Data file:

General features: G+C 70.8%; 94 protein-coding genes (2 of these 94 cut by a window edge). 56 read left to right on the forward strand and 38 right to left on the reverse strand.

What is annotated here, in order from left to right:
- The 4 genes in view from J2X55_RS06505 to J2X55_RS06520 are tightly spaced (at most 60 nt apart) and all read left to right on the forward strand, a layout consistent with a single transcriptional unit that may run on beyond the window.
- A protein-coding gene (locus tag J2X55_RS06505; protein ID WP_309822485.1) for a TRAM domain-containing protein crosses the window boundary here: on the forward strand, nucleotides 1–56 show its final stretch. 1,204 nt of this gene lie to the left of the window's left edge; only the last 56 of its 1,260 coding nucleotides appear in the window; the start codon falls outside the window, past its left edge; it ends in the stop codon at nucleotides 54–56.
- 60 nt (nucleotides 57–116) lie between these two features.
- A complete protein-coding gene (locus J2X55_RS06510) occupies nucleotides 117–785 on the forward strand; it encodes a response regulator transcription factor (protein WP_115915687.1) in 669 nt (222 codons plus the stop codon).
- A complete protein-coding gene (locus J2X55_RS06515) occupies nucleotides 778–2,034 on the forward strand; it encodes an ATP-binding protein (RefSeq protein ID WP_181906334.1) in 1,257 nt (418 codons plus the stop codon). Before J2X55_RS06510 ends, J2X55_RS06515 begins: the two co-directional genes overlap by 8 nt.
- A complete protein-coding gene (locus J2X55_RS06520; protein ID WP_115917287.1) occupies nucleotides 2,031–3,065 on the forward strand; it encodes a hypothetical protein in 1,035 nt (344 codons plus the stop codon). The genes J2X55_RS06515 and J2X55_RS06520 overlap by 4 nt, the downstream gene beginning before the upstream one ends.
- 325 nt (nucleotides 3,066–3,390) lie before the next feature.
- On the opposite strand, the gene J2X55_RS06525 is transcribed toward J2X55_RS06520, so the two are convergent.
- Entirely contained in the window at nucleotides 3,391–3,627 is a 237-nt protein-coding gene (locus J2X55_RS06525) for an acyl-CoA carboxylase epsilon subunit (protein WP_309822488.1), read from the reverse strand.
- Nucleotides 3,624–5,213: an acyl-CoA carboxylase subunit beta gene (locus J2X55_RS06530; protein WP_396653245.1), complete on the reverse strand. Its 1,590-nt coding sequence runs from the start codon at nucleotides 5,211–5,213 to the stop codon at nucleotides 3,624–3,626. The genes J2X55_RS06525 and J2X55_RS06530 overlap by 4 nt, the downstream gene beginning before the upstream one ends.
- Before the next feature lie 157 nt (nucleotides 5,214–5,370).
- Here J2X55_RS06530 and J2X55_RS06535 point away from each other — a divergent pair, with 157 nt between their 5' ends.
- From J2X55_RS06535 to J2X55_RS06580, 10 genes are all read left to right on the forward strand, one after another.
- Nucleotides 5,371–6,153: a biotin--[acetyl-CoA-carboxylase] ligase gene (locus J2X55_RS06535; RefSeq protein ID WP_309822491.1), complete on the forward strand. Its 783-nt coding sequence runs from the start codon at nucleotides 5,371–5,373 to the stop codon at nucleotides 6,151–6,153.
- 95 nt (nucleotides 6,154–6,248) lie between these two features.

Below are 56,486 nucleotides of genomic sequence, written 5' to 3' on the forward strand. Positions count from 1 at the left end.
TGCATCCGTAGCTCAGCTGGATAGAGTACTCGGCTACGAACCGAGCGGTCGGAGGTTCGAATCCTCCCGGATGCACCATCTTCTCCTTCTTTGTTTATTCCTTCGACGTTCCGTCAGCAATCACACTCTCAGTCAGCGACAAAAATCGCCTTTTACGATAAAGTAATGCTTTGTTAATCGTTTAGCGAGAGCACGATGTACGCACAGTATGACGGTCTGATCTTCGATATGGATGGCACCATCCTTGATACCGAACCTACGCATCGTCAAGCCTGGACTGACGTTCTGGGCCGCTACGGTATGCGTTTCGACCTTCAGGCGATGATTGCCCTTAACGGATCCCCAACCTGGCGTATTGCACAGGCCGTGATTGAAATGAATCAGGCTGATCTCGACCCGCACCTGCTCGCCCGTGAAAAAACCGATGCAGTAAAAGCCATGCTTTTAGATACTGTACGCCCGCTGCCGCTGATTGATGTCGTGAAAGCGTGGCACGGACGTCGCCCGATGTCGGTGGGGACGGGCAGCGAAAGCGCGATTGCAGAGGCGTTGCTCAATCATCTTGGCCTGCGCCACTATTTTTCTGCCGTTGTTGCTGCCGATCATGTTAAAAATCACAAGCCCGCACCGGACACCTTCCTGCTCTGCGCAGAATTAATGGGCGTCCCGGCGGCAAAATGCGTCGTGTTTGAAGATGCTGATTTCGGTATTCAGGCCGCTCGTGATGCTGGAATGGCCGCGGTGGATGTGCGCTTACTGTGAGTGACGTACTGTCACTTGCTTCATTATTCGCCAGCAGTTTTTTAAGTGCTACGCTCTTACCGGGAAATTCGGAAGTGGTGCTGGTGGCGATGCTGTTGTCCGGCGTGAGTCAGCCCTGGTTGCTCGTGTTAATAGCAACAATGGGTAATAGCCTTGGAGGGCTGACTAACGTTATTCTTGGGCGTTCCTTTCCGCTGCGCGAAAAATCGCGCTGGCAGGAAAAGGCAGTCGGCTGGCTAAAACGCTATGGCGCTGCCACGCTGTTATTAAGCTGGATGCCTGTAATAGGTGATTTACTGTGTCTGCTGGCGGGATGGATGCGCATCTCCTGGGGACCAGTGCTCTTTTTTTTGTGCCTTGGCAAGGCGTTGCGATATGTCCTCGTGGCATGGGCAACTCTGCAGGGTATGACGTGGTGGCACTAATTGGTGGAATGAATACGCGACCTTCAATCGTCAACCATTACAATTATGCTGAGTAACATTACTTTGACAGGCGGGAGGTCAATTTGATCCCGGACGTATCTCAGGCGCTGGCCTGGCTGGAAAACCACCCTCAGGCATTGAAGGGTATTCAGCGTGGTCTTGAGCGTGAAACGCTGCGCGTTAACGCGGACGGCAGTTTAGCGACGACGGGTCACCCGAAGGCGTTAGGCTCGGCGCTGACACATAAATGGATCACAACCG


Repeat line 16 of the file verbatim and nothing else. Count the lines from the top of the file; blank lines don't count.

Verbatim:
- Nucleotides 5,371–6,153: a biotin--[acetyl-CoA-carboxylase] ligase gene (locus J2X55_RS06535; RefSeq protein ID WP_309822491.1), complete on the forward strand. Its 783-nt coding sequence runs from the start codon at nucleotides 5,371–5,373 to the stop codon at nucleotides 6,151–6,153.